By: Amber Ray
Do pharmacy quality measures actually measure pharmacy quality?
There are two fundamental problems with the US healthcare system: cost and quality. It is well-known that the US spends more than any other country on healthcare. However, less well known is that the US also has worse healthcare quality, roughly defined as the extent to which healthcare services achieve healthcare goals and match with current guidelines. It’s as if the US is paying for a diamond but getting a cubic zirconium instead.
Historically, healthcare providers have been paid on a fee-for-service basis, that is they get paid for providing a service, regardless of the quality of care provided. This creates a perverse incentive wherein providers are rewarded for delivering more units of service, regardless of need or quality; part of the current spending problem has been blamed on fee-for-service. To incentivize the delivery of high-quality care, health care payers have begun paying providers based in part on quality measures. If appropriately designed, these performance-based payment models create systems wherein providers and organizations delivering the highest quality care are rewarded, and those failing to do so are incentivized to improve.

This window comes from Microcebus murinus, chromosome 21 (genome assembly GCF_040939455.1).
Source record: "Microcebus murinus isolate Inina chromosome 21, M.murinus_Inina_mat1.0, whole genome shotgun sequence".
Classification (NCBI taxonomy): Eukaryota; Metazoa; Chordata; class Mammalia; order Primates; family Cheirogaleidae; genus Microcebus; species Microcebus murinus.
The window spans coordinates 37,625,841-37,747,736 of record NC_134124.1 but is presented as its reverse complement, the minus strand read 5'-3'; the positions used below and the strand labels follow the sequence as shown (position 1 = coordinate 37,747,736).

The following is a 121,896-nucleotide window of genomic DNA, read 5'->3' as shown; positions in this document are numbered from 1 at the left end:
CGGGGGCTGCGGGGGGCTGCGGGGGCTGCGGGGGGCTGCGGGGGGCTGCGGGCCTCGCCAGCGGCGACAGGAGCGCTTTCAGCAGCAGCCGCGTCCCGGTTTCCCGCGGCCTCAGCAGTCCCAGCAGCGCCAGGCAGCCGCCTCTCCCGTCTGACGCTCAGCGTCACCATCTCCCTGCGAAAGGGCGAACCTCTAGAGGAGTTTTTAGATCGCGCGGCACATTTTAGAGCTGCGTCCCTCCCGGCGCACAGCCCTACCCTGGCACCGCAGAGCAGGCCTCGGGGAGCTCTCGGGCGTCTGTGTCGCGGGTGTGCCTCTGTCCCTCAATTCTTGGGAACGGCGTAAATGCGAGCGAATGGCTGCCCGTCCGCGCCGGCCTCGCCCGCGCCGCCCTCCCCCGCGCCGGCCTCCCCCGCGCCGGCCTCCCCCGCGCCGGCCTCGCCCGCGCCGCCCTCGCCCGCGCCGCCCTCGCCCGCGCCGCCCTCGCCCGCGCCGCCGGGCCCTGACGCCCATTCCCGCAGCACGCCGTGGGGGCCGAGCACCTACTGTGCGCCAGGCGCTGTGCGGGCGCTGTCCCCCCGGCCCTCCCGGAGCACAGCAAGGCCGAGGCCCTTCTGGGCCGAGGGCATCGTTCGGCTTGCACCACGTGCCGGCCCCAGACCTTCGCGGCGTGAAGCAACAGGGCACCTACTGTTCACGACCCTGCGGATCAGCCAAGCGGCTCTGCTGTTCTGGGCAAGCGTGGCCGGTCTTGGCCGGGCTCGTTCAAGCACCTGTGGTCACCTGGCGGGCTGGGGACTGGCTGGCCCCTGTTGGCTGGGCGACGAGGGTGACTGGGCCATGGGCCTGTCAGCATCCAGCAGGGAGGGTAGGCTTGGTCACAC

The use of performance-based payment models is common in the US healthcare system, and received a substantial boost from the 2010 passage of the Affordable Care Act. Pharmacy benefits managers lagged behind other payers in implementing performance-based payments, but that has changed in recent years. For example, in 2018, more than half of all Medicare Part D plans used quality measures to adjust pharmacy payments or fees.
If well-designed, performance-based payment models can strengthen pharmacies providing the highest quality services. However, if these models are poorly designed, pharmacies serving vulnerable patients could receive reduced payments simply because of the nature of their patients or other factors outside of their control. Little research has evaluated best practices to design and implement quality measurement systems that support effective performance-based pharmacy payment models.
Dr. Ben Urick, Research Assistant Professor at the UNC Eshelman school of Pharmacy, has explored best practices for creating performance-based pharmacy payment models through his dissertation work as well as through the lens of pharmacies participating in the North Carolina community pharmacy enhanced services network (NC CPESN®). The NC CPESN is clinically-integrated network of pharmacies delivering a variety of enhanced services that was formed in 2014 as part of a large federally-funded research project.